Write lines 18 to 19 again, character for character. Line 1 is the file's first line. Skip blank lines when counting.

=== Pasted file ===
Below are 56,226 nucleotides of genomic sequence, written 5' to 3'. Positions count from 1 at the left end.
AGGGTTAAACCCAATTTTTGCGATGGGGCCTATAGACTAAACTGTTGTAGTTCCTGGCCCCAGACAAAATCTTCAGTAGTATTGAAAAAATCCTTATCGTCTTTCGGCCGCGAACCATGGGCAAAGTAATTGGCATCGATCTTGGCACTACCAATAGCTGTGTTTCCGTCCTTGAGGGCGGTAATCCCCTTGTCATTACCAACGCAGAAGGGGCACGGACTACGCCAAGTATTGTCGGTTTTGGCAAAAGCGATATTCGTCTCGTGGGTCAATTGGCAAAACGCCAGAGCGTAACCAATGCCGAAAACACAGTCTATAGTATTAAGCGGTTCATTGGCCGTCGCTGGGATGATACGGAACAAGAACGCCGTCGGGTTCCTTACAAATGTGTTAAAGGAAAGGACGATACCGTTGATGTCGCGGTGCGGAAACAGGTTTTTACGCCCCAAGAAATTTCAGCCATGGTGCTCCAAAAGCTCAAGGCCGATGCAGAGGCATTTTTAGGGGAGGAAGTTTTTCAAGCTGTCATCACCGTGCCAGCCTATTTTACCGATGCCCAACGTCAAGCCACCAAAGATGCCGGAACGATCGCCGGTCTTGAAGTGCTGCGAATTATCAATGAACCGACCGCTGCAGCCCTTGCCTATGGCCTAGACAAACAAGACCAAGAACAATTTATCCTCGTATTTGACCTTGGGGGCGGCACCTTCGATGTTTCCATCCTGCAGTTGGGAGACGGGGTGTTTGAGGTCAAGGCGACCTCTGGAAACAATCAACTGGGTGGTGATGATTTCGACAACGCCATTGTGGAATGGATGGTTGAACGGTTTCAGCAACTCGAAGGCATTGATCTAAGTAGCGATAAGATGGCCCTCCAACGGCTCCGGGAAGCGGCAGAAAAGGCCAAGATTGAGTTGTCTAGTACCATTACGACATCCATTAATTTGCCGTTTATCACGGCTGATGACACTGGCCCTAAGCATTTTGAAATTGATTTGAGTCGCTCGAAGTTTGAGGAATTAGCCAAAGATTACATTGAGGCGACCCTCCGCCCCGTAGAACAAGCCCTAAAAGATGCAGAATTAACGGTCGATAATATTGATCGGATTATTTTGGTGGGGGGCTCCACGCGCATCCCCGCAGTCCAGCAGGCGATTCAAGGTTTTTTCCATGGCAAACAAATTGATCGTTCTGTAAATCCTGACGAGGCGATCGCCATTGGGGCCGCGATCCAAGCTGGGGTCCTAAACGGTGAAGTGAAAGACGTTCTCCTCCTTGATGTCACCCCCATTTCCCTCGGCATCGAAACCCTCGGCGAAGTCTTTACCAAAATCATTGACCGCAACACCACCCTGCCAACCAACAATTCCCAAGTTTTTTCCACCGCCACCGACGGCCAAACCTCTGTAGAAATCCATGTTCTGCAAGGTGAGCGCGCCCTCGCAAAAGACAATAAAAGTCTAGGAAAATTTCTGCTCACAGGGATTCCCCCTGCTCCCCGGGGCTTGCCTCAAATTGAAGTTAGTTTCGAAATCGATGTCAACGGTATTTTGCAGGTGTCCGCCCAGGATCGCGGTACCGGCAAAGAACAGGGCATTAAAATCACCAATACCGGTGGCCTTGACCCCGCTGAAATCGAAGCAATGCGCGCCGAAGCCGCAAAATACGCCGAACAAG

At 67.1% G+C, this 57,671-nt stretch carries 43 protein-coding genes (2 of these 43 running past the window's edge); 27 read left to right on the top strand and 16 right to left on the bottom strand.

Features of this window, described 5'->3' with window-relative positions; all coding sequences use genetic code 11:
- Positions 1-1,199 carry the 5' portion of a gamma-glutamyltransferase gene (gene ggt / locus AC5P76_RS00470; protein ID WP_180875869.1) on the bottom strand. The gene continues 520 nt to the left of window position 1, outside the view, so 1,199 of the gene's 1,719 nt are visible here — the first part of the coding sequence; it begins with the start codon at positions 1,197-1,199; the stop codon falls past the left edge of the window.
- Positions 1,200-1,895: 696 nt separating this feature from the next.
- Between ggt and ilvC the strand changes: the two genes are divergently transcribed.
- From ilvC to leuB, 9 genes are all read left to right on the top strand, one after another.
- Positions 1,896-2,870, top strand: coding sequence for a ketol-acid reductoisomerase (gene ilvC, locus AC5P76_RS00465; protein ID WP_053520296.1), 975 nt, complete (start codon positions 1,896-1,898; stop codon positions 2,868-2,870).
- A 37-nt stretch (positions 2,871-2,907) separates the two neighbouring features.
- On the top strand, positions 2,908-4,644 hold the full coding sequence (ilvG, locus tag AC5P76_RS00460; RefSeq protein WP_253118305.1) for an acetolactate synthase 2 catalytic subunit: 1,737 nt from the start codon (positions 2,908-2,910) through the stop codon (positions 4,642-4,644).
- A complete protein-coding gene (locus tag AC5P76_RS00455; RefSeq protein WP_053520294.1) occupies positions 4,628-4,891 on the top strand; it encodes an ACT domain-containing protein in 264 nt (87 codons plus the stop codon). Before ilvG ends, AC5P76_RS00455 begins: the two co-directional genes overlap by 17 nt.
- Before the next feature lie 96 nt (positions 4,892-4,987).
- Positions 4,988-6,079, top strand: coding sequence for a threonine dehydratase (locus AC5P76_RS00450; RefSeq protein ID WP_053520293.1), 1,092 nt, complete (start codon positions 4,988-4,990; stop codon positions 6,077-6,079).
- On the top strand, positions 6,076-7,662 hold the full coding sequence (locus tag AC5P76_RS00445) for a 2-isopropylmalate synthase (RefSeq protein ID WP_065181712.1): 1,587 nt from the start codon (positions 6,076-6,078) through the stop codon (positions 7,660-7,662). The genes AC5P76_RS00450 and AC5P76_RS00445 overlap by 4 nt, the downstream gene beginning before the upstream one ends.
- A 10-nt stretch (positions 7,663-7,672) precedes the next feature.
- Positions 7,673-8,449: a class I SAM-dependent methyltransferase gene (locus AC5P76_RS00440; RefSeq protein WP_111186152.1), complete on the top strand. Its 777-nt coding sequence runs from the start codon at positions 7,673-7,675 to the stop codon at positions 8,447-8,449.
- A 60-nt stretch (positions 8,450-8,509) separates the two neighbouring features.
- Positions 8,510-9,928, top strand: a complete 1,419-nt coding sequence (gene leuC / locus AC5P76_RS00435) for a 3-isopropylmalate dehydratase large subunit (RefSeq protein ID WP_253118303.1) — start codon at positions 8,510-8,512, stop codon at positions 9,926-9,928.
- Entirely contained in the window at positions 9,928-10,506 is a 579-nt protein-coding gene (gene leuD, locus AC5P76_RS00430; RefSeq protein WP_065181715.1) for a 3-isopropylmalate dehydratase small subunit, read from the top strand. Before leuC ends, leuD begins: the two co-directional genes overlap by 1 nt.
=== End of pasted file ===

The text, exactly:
- A 60-nt stretch (positions 8,450-8,509) separates the two neighbouring features.
- Positions 8,510-9,928, top strand: a complete 1,419-nt coding sequence (gene leuC / locus AC5P76_RS00435) for a 3-isopropylmalate dehydratase large subunit (RefSeq protein ID WP_253118303.1) — start codon at positions 8,510-8,512, stop codon at positions 9,926-9,928.